If you or a loved one has been injured in a serious accident, seek medical attention immediately. Even if your injuries appear “minor,” it is still essential to receive professional diagnosis and treatment as soon as possible. Timely medical care can both prevent serious long-term implications and strengthen your legal case.
Next, contact your own insurance company. Every Albertan driver is entitled to certain no-fault or Section B benefits. These benefits not only provide you with coverage for immediate medical expenses (like physiotherapy or massage therapy treatments) but the medical records generated from attending those treatments will assist you in establishing the extent of your injuries, which in turn impacts the value of your claim.
As with any serious injury, documentation will be key to making a strong case and attaining justice. Document every change you or your loved one experiences as a result of your accident. Things like damage to your vehicle, lost days of work, out-of-pocket expenses for medications or gas, and other factors will all contribute to your settlement. Serious accidents can take a long time to be resolved. Be sure to save receipts and keep a journal covering any charges or expenses incurred because of the accident. No detail is too minor; the more information you have, the stronger your case will be.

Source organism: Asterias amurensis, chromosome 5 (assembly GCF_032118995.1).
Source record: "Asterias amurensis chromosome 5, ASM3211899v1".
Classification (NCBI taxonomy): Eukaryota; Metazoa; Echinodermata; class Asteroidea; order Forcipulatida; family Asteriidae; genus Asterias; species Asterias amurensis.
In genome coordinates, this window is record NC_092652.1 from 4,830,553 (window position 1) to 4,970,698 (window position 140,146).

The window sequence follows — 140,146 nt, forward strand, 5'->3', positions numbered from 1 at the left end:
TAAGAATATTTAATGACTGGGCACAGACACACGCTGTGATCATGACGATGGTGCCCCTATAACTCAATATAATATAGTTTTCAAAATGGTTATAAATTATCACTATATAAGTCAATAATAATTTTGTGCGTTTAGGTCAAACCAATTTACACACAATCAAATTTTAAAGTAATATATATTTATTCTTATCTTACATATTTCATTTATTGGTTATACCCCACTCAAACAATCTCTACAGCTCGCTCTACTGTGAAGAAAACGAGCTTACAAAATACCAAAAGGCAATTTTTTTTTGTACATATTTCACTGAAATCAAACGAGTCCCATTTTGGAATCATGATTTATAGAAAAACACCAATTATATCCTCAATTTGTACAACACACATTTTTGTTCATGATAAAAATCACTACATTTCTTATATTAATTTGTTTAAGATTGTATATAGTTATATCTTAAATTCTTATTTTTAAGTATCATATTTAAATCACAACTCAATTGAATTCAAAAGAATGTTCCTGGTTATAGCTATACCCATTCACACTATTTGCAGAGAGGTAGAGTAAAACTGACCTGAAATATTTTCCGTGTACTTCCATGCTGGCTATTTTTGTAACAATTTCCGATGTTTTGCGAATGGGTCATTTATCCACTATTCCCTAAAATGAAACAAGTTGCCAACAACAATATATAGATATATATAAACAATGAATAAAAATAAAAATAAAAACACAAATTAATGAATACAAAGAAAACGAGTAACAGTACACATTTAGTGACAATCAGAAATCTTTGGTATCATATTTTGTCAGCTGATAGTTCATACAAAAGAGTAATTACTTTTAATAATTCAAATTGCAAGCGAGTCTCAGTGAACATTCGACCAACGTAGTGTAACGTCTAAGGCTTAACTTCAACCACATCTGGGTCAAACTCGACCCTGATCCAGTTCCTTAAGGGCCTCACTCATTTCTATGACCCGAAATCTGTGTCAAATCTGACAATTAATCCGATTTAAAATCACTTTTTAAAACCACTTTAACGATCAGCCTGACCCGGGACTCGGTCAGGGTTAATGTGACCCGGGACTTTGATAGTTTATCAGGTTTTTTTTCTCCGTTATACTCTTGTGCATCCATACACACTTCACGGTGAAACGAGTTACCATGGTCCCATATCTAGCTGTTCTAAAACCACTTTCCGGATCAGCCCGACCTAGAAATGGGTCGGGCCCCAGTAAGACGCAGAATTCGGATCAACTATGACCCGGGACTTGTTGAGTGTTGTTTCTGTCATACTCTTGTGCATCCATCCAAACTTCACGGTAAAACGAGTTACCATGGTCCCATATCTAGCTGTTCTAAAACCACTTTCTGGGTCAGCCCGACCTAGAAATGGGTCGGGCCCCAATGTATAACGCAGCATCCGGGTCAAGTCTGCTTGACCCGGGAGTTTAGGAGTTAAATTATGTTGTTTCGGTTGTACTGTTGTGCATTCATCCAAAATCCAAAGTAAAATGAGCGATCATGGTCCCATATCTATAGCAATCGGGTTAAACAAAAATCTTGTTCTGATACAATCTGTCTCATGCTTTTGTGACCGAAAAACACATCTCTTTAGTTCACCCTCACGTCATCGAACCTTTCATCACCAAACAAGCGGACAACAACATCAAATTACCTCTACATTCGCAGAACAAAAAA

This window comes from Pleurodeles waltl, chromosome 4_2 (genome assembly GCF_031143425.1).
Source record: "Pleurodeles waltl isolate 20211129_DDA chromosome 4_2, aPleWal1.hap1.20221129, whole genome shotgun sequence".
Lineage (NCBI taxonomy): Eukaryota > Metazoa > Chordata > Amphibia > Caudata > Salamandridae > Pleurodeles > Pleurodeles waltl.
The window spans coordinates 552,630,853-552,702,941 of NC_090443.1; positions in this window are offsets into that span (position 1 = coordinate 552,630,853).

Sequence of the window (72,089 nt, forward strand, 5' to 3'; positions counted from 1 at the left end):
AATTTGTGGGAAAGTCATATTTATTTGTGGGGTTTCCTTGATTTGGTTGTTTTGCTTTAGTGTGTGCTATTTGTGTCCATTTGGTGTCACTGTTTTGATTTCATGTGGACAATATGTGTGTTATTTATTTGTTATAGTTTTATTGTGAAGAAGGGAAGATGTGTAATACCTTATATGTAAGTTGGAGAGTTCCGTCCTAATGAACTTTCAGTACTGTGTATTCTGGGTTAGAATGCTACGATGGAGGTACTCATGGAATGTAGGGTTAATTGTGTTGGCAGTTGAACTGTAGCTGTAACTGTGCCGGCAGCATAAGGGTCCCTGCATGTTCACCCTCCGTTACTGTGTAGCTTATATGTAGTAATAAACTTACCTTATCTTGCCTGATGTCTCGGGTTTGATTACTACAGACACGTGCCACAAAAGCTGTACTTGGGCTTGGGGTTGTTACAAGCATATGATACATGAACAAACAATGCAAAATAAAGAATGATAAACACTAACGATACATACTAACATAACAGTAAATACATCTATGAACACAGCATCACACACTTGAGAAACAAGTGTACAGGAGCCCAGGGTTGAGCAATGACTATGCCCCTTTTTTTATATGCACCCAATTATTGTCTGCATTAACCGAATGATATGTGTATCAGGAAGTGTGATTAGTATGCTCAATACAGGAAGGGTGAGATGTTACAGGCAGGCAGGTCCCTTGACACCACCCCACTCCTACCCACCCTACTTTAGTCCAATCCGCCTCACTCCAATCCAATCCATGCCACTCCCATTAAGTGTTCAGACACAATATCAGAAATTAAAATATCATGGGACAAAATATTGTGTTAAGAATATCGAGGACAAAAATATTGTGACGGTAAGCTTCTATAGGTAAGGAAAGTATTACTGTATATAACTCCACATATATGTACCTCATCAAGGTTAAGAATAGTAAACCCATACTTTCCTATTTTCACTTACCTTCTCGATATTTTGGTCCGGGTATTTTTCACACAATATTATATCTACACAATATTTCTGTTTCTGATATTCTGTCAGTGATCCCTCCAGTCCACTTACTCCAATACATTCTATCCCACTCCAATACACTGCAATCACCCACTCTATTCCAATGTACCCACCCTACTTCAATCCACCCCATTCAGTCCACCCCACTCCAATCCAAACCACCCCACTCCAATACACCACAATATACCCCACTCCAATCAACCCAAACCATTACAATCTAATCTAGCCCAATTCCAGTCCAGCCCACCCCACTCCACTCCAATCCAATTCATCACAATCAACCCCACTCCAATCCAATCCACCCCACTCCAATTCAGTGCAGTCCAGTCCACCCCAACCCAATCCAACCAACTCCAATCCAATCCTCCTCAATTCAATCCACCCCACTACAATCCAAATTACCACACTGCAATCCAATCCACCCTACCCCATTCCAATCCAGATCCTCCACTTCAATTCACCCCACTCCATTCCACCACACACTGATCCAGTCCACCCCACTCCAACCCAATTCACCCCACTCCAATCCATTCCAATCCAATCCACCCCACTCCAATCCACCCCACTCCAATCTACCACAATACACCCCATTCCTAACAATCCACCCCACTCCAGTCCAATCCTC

A Team You Can Trust
Since 1993, James H. Brown and Associates has built its reputation on award-winning service and proven results. When you work with us, you’re working with a proven team of experienced injury lawyers dedicated to standing up for your rights.
Our team also includes engineers, analysts, and other professionals here to support your case and provide care through every phase of the legal process and your recovery. From understanding the long-term impact of your injuries to helping you navigate the road to recovery, you can count on James H. Brown and Associates for care and support every step of the way.
Results matter when it comes to serious injuries. When you’re pursuing legal action after an accident, nothing is more important than securing compensation for your short and long-term needs.
James H. Brown and Associates has proudly helped clients in Edmonton and across Alberta secure comprehensive settlements for their injuries, including numerous precedent-setting cases that continue to set the standard in Alberta injury law. Today, our team is ready to keep fighting for the rights of injured Edmontonians and helping them move forward after a serious accident.
*Results vary according to the facts in each case. Past results are not necessarily indicative of future results.
Have You or a Loved One Been Injured?
With over 250 years’ combined injury law experience, James H. Brown and Associates are dedicated to serving the Edmonton area by supporting accident victims through every phase, from making a claim and navigating the courts to managing care and long-term treatment.
Contact us today to schedule a free, no-obligation consultation with James H. Brown and Associates’ injury lawyers.